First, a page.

From last week's LEO:
It’s lonely at the top
With the overwhelming majority of Americans opposed to the Iraq war, even Republican senators are waking up and smelling the IEDs. In recent days, staunch Bush supporters Richard Lugar of Indiana, Pete Domenici of New Mexico, John Warner of Virginia and the somewhat-less-staunch Olympia Snowe of Maine have pressured the president to begin supporting the troops by bringing them home. Many other Republicans who face re-election are also cutting and running from “we can’t cut-and-run.”
Most red state voters are of one of two opinions about their political leaders: Either vote the bums out of office or at least persuade them to stop opposing the will of the people to end the war. Whichever camp you’re in, there’s a role for you to play at http://www.noiraqescalation.org/. That’s the address of “Americans Against Escalation in Iraq,” a coalition of groups — including MoveOn.org, Americans United for Change and the Center for American Progress — that routinely make Rush Limbaugh pop a neck vein. The coalition now has Senate Minority leader Mitch McConnell — also facing major criticism for bailing on his party during the immigration debate last week — in its crosshairs. Over the next few months, the organization promises letter-writing and Web campaigns, volunteer events and other activities in Kentucky, all designed to shine a light on McConnell’s support for escalating the war.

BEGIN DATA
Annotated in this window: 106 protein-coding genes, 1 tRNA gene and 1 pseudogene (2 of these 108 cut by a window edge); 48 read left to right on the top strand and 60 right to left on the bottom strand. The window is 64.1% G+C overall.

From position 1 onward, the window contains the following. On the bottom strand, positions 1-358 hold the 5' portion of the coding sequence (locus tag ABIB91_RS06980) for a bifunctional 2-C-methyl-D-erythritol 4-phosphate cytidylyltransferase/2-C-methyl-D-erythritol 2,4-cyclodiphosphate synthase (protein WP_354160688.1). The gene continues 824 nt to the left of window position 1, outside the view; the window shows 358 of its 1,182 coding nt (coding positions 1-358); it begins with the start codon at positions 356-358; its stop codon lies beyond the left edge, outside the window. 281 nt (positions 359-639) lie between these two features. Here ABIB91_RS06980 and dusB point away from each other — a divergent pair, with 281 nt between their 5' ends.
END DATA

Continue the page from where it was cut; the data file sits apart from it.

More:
McConnell, already the target of a campaign by the Sunlight Foundation for blocking a bill that would make campaign finances more transparent, is caught between Iraq and a hard place: He can abandon Bush and look like a flip-flopper, or stay the course and look hopelessly out of touch. The smart money says the slippery senator will search for some middle ground between now and autumn, which marks the famous “surge” deadline.